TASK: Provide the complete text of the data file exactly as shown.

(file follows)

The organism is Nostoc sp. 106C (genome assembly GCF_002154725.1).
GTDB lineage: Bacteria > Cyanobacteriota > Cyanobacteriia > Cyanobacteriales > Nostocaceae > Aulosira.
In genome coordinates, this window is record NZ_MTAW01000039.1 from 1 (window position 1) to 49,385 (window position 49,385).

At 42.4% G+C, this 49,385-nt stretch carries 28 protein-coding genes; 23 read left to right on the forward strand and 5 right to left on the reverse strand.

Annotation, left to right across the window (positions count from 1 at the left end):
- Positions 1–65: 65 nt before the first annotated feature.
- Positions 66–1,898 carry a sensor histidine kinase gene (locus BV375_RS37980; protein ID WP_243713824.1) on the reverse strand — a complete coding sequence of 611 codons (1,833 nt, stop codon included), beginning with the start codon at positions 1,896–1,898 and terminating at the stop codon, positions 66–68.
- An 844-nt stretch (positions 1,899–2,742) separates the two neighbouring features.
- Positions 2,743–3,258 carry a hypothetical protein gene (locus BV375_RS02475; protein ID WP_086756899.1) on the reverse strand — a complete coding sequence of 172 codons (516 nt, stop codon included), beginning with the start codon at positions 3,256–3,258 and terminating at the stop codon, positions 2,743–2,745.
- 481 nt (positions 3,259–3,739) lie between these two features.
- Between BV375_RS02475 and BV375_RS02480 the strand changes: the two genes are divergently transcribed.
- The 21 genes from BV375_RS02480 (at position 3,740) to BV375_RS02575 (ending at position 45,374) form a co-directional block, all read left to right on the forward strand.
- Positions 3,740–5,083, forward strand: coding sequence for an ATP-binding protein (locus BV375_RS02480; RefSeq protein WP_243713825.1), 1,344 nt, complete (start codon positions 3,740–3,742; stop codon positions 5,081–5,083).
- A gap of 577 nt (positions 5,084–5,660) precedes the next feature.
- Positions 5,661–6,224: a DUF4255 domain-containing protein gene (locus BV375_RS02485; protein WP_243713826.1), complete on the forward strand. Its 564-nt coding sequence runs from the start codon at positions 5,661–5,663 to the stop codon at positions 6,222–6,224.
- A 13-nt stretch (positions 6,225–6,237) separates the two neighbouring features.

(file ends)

The organism is Nostoc sp. 106C (genome assembly GCF_002154725.1).
GTDB lineage: Bacteria > Cyanobacteriota > Cyanobacteriia > Cyanobacteriales > Nostocaceae > Aulosira.
In genome coordinates, this window is record NZ_MTAW01000039.1 from 1 (window position 1) to 49,385 (window position 49,385).

At 42.4% G+C, this 49,385-nt stretch carries 28 protein-coding genes; 23 read left to right on the forward strand and 5 right to left on the reverse strand.

Annotation, left to right across the window (positions count from 1 at the left end):
- Positions 1–65: 65 nt before the first annotated feature.
- Positions 66–1,898 carry a sensor histidine kinase gene (locus BV375_RS37980; protein ID WP_243713824.1) on the reverse strand — a complete coding sequence of 611 codons (1,833 nt, stop codon included), beginning with the start codon at positions 1,896–1,898 and terminating at the stop codon, positions 66–68.
- An 844-nt stretch (positions 1,899–2,742) separates the two neighbouring features.
- Positions 2,743–3,258 carry a hypothetical protein gene (locus BV375_RS02475; protein ID WP_086756899.1) on the reverse strand — a complete coding sequence of 172 codons (516 nt, stop codon included), beginning with the start codon at positions 3,256–3,258 and terminating at the stop codon, positions 2,743–2,745.
- 481 nt (positions 3,259–3,739) lie between these two features.
- Between BV375_RS02475 and BV375_RS02480 the strand changes: the two genes are divergently transcribed.
- The 21 genes from BV375_RS02480 (at position 3,740) to BV375_RS02575 (ending at position 45,374) form a co-directional block, all read left to right on the forward strand.
- Positions 3,740–5,083, forward strand: coding sequence for an ATP-binding protein (locus BV375_RS02480; RefSeq protein WP_243713825.1), 1,344 nt, complete (start codon positions 3,740–3,742; stop codon positions 5,081–5,083).
- A gap of 577 nt (positions 5,084–5,660) precedes the next feature.
- Positions 5,661–6,224: a DUF4255 domain-containing protein gene (locus BV375_RS02485; protein WP_243713826.1), complete on the forward strand. Its 564-nt coding sequence runs from the start codon at positions 5,661–5,663 to the stop codon at positions 6,222–6,224.
- A 13-nt stretch (positions 6,225–6,237) separates the two neighbouring features.